The Group of Seven leading industrialized nations will meet in Quebec, Canada, this week for the annual G-7 summit. Given all the points of trade unrest between the United States and Canada, that might make it a tad awkward for Canadian Prime Minister Justin Trudeau and President Donald Trump. Last week, Canada retaliated against the United State’s steel and aluminum tariffs by announcing metal tariffs of its own. Marketplace host Kai Ryssdal talked with Paul McGrath, president of JEM Strapping Systems in Ontario, Canada, for some perspective on how the U.S.-Canadian trade dispute will impact companies there.
Kai Ryssdal: Tell me what JEM strapping does, would you sir?
Paul McGrath: Well, what we do is we take cold roll steel, we slit it, we edge roll it, we paint it, we wax it, we oscillate it into 100-pound coils or jumbo coils. And then we sell it to industry. We sell it to U.S. industry, we sell it to Canadian industry. Half of my purchases are Canadian steel and the other half is U.S. Steel.
Ryssdal: It occurs to me, Mr. McGrath, that you’re going to get whacked on both sides, tariff-wise, right? You’re going to feel the effect of the tariffs that Canadian Foreign Minister Chrystia Freeland announced couple of weeks ago, 25 percent on American steel coming north. And then also you’re going to feel the effects of President Trump’s tariff, 25 percent on Canadian steel going the other way.
McGrath: That’s correct. We’re hit from both ends.
Ryssdal: Tell me what your thoughts are, sir, about this whole trade discussion, I guess, is what the White House likes to call it.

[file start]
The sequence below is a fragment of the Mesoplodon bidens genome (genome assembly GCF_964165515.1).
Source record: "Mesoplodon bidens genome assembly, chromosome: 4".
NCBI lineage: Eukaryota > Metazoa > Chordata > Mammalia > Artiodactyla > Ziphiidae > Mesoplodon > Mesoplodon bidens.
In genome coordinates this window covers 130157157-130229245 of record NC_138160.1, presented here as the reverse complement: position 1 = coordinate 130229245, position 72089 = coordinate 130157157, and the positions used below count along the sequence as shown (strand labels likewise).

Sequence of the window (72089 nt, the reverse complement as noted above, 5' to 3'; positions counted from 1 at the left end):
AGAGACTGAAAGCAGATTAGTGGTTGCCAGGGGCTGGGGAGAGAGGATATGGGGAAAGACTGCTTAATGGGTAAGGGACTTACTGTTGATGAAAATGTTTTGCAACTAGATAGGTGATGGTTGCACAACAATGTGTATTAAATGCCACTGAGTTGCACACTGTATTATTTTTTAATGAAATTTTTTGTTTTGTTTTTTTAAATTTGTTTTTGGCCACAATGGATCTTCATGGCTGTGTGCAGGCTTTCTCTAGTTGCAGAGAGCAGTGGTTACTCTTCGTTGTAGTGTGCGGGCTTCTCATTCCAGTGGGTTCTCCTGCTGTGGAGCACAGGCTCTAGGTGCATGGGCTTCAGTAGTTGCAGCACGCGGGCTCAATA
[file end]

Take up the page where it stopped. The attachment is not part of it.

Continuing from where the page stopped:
McGrath: (Laughs) Well, I see it as a big loss for Americans, because American steel mills, their biggest customer for exports is Canada. And in Canada, the United States is basically shut themselves off from steel from anywhere in the world, pretty much. The United States is not self-sufficient in steel and actually needs Canadian steel for American manufacturers to make whatever they’re making. And they’re going to be deprived of enough steel to make what they need to make. I see it as a huge lose-lose for Canada, I see it as a huge lose for the United States and Mexico. We should all be working together.
Ryssdal: You’ve got a U.S. division, right, with a certain number of people working down here? What’s going to happen to them, do you think?
McGrath: Good question. Probably going to put American people out of work. Can’t supply them. How am I gonna supply them? I can’t bring U.S. steel into Canada without getting hit with 25 percent and I can’t send Canadians steel to the U.S. without getting hit with 25 percent. So it means unemployment for some nice-paying jobs in the United States.
Ryssdal: What’s the long run on this one, Mr. McGrath? After this blows over with whatever end result happens, what’s the long-term impact?
McGrath: Long-term impact is Canada and United States have had a very special relationship. Americans are very concerned about security. We are your northern security. We’re part of NORAD and we’re part of the U.S. military complex. We’re your best partners and friends. But you don’t take your best friend and poke them in the eyes and hit them over the head and then hug them up and say, “Hey, you support us.” It’s basically destroying the relationship with your most important allies.
Ryssdal: So when you get down to the coffee shop, sir, and have a cup of coffee in the morning or you’re at the supermarket in the afternoon or whatever, what’s the conversation about these tariffs?
McGrath: Well, the Canadian feelings are betrayal, insult. I talk to a lot of Canadians through all the provinces, and I talk to a lot of Americans. And a lot of Americans don’t understand why they’re doing this to Canada. I understand why you want to do it to China. China has been very guilty of dumping steel into Canada and in the U.S. and so forth. But Canada is not China. I don’t know.
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